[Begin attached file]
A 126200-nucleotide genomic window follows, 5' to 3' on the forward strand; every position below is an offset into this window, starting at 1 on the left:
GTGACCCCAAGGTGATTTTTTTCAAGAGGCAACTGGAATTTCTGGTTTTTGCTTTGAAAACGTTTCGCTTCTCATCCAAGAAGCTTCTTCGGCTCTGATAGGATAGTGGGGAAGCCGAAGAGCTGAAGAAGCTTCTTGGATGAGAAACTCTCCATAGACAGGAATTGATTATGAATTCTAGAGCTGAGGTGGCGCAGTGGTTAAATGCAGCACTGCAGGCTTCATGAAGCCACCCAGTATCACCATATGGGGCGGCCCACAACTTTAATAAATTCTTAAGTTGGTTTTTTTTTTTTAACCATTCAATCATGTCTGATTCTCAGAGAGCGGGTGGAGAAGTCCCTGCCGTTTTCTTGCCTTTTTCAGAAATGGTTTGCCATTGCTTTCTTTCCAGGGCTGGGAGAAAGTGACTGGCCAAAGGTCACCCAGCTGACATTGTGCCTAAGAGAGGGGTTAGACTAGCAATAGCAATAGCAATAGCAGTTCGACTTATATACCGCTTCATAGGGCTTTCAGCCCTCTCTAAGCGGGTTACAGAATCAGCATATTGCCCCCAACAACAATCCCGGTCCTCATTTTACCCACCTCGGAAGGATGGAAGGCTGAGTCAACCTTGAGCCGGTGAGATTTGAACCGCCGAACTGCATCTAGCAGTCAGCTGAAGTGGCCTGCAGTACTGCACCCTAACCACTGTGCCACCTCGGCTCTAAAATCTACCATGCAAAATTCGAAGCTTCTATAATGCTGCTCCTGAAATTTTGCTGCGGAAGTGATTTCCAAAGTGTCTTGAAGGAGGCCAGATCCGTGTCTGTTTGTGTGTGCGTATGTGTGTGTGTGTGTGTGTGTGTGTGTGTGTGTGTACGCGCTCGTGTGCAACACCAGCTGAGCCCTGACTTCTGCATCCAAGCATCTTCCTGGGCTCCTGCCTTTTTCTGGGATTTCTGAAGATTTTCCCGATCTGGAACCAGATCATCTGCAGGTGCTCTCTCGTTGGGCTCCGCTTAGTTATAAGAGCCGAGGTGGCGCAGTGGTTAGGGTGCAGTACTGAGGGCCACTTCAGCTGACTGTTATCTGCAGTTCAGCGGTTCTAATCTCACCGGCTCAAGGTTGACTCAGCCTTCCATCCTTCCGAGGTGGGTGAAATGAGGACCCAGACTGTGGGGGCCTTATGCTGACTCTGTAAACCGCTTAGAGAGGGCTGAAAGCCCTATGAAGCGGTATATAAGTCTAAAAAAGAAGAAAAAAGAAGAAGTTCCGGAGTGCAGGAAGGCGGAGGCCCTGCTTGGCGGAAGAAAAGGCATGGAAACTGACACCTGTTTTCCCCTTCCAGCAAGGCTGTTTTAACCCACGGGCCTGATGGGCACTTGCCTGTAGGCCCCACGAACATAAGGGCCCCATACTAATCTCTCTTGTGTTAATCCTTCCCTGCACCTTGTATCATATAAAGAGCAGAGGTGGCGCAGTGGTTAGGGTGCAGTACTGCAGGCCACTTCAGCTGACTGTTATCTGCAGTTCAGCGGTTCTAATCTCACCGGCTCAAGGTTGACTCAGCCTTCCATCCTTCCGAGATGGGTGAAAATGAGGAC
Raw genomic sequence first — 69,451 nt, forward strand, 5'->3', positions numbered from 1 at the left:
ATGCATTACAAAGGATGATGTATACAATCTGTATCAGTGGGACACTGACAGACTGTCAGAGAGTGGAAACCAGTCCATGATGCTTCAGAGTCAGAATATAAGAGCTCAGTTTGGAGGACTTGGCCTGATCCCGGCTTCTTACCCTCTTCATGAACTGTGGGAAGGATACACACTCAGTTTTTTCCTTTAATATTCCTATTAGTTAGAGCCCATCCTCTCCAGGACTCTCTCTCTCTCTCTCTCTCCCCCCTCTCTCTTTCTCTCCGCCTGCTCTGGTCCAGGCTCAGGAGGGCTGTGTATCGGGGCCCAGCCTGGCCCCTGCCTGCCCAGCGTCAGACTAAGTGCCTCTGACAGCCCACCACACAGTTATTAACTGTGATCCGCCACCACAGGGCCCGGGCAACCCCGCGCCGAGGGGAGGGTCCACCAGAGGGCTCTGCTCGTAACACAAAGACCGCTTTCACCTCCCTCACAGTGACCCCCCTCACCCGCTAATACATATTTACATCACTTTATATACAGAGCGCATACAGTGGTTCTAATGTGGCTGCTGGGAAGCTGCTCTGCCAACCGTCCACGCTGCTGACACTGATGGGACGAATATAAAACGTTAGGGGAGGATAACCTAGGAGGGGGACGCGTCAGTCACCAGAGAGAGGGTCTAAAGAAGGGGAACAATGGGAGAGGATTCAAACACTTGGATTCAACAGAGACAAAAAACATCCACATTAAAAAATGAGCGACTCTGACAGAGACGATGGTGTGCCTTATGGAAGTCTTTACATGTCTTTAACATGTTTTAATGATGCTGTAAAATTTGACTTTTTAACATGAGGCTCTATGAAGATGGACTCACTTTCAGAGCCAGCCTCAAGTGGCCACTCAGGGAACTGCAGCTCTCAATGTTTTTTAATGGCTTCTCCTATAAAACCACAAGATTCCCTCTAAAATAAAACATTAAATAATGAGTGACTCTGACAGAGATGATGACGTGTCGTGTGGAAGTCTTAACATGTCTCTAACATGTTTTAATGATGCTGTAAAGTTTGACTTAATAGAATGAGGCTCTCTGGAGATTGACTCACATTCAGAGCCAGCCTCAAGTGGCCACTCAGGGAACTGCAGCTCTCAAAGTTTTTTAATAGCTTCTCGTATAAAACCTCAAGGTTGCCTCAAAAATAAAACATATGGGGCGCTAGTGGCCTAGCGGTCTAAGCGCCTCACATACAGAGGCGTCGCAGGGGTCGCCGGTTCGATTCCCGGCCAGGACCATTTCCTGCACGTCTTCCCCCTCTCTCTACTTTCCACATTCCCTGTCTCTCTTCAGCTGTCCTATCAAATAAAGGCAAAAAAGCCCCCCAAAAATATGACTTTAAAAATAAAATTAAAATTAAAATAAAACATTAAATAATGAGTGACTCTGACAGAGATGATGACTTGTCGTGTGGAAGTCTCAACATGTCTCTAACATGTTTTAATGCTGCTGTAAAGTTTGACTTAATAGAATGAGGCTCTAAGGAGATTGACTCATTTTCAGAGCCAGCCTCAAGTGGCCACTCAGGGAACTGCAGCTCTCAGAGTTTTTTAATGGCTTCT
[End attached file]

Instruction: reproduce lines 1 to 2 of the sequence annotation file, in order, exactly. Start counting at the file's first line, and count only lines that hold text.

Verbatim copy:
A 126200-nucleotide genomic window follows, 5' to 3' on the forward strand; every position below is an offset into this window, starting at 1 on the left:
GTGACCCCAAGGTGATTTTTTTCAAGAGGCAACTGGAATTTCTGGTTTTTGCTTTGAAAACGTTTCGCTTCTCATCCAAGAAGCTTCTTCGGCTCTGATAGGATAGTGGGGAAGCCGAAGAGCTGAAGAAGCTTCTTGGATGAGAAACTCTCCATAGACAGGAATTGATTATGAATTCTAGAGCTGAGGTGGCGCAGTGGTTAAATGCAGCACTGCAGGCTTCATGAAGCCACCCAGTATCACCATATGGGGCGGCCCACAACTTTAATAAATTCTTAAGTTGGTTTTTTTTTTTTAACCATTCAATCATGTCTGATTCTCAGAGAGCGGGTGGAGAAGTCCCTGCCGTTTTCTTGCCTTTTTCAGAAATGGTTTGCCATTGCTTTCTTTCCAGGGCTGGGAGAAAGTGACTGGCCAAAGGTCACCCAGCTGACATTGTGCCTAAGAGAGGGGTTAGACTAGCAATAGCAATAGCAATAGCAGTTCGACTTATATACCGCTTCATAGGGCTTTCAGCCCTCTCTAAGCGGGTTACAGAATCAGCATATTGCCCCCAACAACAATCCCGGTCCTCATTTTACCCACCTCGGAAGGATGGAAGGCTGAGTCAACCTTGAGCCGGTGAGATTTGAACCGCCGAACTGCATCTAGCAGTCAGCTGAAGTGGCCTGCAGTACTGCACCCTAACCACTGTGCCACCTCGGCTCTAAAATCTACCATGCAAAATTCGAAGCTTCTATAATGCTGCTCCTGAAATTTTGCTGCGGAAGTGATTTCCAAAGTGTCTTGAAGGAGGCCAGATCCGTGTCTGTTTGTGTGTGCGTATGTGTGTGTGTGTGTGTGTGTGTGTGTGTGTGTGTACGCGCTCGTGTGCAACACCAGCTGAGCCCTGACTTCTGCATCCAAGCATCTTCCTGGGCTCCTGCCTTTTTCTGGGATTTCTGAAGATTTTCCCGATCTGGAACCAGATCATCTGCAGGTGCTCTCTCGTTGGGCTCCGCTTAGTTATAAGAGCCGAGGTGGCGCAGTGGTTAGGGTGCAGTACTGAGGGCCACTTCAGCTGACTGTTATCTGCAGTTCAGCGGTTCTAATCTCACCGGCTCAAGGTTGACTCAGCCTTCCATCCTTCCGAGGTGGGTGAAATGAGGACCCAGACTGTGGGGGCCTTATGCTGACTCTGTAAACCGCTTAGAGAGGGCTGAAAGCCCTATGAAGCGGTATATAAGTCTAAAAAAGAAGAAAAAAGAAGAAGTTCCGGAGTGCAGGAAGGCGGAGGCCCTGCTTGGCGGAAGAAAAGGCATGGAAACTGACACCTGTTTTCCCCTTCCAGCAAGGCTGTTTTAACCCACGGGCCTGATGGGCACTTGCCTGTAGGCCCCACGAACATAAGGGCCCCATACTAATCTCTCTTGTGTTAATCCTTCCCTGCACCTTGTATCATATAAAGAGCAGAGGTGGCGCAGTGGTTAGGGTGCAGTACTGCAGGCCACTTCAGCTGACTGTTATCTGCAGTTCAGCGGTTCTAATCTCACCGGCTCAAGGTTGACTCAGCCTTCCATCCTTCCGAGATGGGTGAAAATGAGGAC